Implementing Rules of the Super Guidance issued by CBIRC and CSRC Underway - Impact on PFMs

Recently China Banking and Insurance Regulatory Commission and China Securities Regulatory Commission issued a few new rules that aim to supplement the framework constructed by the “Super Guidance” issued in April 2018 by providing further implementation guidance to specific types of asset management companies.

On 28 September 2018, China Banking and Insurance Regulatory Commission (CBIRC) issued the Measures for Supervision and Administration of Wealth Management Business of Commercial Banks (《商业银行理财业务监督管理办法》) (Wealth Management Measures for Banks) and on 19 October 2018, a draft rule named Measures for Administration of Wealth Management Subsidiaries of Commercial Banks (《商业银行理财子公司管理办法(征求意见稿)》) (Wealth Management Measures for Subsidiaries of Banks (Draft)) (Collectively, the Bank Wealth Management Measures).

Shortly after, on 22 October 2018, China Securities Regulatory Commission (CSRC) issued Administrative Measures on the Private Business of Securities and Futures Institutions (《证券期货经营机构私募资产管理业务管理办法》) and Administrative Provisions on the Operation of Private Asset Management Plans of Securities and Futures Institutions (《证券期货经营机构私募资产管理计划运作管理规定》) (Collectively, the Securities and Futures Measures).

Each rule aims to supplement the framework constructed by the “Guidance Opinions Concerning Standardisation of Asset Management Operations by Financial Institutions” (《关于规范金融机构资产管理业务的指导意见》) (the Super Guidance) issued in April 2018 by providing further implementation guidance to specific types of asset management companies.

For more information on the Super Guidance, please refer to our article "'Super Guidance’ Set to Change Asset Management in China”.

Key Implications on the PFMs

None of these measures seem to intend to regulate private fund managers (PFMs) directly. Further, unlike the Super Guidance, which provides that the same regulatory standard may apply unless there are separate rules addressing PFMs, the Bank Wealth Management Measures limit their application to commercial banks and their wealth management subsidiaries. Similarly, the Securities and Futures Measures confine their scope to the securities and futures operation institutions (including securities companies, public fund management companies, futures companies) and subsidiaries established by such institutions to undertake private asset management activities only.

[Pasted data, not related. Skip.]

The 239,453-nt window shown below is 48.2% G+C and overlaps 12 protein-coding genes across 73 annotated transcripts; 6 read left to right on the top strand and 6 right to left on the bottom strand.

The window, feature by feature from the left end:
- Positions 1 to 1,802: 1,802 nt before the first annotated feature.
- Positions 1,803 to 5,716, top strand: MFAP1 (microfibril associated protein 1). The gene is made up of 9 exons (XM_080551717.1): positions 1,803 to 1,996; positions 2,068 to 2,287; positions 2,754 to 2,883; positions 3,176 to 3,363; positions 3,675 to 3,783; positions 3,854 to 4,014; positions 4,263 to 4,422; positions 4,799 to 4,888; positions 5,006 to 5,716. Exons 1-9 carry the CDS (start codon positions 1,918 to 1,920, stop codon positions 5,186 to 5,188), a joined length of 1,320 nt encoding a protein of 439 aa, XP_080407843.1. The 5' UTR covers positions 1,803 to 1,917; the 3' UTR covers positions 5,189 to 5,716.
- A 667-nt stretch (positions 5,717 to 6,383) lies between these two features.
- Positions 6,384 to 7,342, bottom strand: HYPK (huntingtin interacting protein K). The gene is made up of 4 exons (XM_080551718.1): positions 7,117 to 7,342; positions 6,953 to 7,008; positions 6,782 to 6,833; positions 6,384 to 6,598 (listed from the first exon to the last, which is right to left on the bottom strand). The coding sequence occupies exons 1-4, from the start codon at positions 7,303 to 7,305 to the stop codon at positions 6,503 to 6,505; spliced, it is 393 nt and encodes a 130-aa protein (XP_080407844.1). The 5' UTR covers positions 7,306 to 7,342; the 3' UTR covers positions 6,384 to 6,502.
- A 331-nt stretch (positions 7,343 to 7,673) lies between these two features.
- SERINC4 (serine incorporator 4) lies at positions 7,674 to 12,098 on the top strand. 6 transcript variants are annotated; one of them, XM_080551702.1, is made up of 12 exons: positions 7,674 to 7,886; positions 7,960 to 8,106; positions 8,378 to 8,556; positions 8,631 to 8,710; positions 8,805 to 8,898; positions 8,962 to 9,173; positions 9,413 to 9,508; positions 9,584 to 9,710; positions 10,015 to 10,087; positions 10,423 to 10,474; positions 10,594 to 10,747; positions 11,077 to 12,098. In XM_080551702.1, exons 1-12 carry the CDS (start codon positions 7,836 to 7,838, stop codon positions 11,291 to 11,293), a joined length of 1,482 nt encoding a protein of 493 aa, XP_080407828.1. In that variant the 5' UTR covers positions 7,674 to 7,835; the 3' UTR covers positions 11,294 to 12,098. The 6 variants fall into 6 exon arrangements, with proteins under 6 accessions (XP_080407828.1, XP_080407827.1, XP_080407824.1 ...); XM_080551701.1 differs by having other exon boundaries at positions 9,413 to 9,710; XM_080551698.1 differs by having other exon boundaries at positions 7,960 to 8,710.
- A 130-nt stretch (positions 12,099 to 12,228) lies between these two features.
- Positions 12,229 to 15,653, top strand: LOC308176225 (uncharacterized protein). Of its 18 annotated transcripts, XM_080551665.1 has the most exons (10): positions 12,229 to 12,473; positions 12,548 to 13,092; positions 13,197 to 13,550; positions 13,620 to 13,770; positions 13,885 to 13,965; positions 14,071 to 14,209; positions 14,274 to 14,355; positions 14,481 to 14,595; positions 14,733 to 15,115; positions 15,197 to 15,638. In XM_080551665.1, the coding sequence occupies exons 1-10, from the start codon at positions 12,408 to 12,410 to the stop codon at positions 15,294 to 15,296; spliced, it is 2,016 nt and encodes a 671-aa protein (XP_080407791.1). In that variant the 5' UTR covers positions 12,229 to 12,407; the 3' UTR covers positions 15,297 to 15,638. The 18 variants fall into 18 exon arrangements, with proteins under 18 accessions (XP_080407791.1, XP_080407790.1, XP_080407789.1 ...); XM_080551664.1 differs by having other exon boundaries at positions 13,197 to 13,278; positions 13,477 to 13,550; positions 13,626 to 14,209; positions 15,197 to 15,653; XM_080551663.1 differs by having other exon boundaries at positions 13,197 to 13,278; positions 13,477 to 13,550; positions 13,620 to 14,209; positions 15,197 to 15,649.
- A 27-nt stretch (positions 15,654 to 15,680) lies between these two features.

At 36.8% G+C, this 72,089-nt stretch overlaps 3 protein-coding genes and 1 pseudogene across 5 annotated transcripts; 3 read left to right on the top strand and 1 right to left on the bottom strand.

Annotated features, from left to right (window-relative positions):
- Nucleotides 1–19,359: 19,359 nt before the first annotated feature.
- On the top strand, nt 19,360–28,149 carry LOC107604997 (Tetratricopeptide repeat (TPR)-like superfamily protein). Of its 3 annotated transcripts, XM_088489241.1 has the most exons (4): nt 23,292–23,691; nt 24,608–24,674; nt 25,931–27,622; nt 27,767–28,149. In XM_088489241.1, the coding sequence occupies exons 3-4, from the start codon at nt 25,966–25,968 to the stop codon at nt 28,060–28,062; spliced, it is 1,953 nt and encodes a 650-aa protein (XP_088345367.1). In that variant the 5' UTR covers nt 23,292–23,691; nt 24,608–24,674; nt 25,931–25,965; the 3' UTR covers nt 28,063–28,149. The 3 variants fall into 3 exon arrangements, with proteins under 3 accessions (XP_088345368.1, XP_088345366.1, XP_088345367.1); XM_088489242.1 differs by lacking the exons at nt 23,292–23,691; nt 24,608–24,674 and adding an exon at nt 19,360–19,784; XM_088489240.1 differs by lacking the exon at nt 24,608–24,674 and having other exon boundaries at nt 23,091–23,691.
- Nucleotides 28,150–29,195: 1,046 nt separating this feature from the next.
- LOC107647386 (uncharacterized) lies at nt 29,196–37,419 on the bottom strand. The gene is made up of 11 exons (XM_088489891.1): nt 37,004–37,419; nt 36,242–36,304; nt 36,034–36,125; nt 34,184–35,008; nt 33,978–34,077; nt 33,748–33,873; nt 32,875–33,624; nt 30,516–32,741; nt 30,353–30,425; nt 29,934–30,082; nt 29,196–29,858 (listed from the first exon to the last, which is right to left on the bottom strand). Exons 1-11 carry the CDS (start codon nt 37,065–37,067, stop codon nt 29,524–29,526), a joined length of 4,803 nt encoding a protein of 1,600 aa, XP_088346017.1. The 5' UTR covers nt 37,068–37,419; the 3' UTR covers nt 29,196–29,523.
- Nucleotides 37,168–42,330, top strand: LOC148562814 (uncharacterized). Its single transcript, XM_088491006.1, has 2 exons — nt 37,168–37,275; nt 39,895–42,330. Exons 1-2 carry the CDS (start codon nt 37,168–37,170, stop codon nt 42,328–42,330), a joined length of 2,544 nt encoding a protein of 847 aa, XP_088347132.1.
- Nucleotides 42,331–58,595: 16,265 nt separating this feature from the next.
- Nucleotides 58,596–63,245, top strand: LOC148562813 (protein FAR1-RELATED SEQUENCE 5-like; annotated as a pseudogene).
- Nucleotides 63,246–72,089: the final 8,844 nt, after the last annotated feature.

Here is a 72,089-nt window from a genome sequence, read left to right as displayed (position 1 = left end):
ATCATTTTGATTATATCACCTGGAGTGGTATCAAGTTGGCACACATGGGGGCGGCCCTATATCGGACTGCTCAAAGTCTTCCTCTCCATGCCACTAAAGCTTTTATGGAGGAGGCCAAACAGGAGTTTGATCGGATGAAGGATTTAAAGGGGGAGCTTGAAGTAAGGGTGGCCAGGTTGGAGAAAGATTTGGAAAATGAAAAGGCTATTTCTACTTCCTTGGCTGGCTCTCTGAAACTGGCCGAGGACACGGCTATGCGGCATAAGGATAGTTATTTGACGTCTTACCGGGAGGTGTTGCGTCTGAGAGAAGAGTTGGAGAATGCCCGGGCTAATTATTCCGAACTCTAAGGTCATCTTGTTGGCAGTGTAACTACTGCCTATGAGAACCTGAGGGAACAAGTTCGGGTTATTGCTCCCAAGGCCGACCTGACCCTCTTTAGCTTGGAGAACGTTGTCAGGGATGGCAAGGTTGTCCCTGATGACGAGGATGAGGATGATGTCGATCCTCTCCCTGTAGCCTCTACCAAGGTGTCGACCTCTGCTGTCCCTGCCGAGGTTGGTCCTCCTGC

PFMs may nonetheless be significantly impacted by such rules for the following reasons:

  1. privately raised products launched by eligible wealth management subsidiaries, securities and futures operation institutions may invest in private funds or engage private fund managers to provide advisory services, and
  2. as one of the main goals for Super Guidance and its implementation measures is to reduce the regulatory arbitrage by standardising similar products launched by different types of asset management firms, the new rules, especially the Securities and Futures Measures, serve as an essential reference for future legislation concerning the PFMs’ product.

Investment into the Private Fund Managed by the PFMs

The rules applicable to Bank Wealth Management Measures and Securities and Futures Measures are not fully consistent in this regard. Wealth Management Measures for Banks prescribe that wealth management assets of banks may not directly invest in the products issued or managed by an institution established “without the authorisation of the financial supervision and regulation department and financial license”. Since PFMs are not strictly authorised/licensed financial institutions, this has been interpreted as a prohibition for wealth management assets of banks to directly invest in the PFMs’ product.

As for the wealth management subsidiaries of Bank, the current draft of Wealth Management Measures for Subsidiaries of Banks seems to be indicating that wealth management assets private raised by the subsidiaries may invest into a private fund managed by eligible PFMs. Yet, whether this provision will survive the officially launched version after consultation remains to be seen.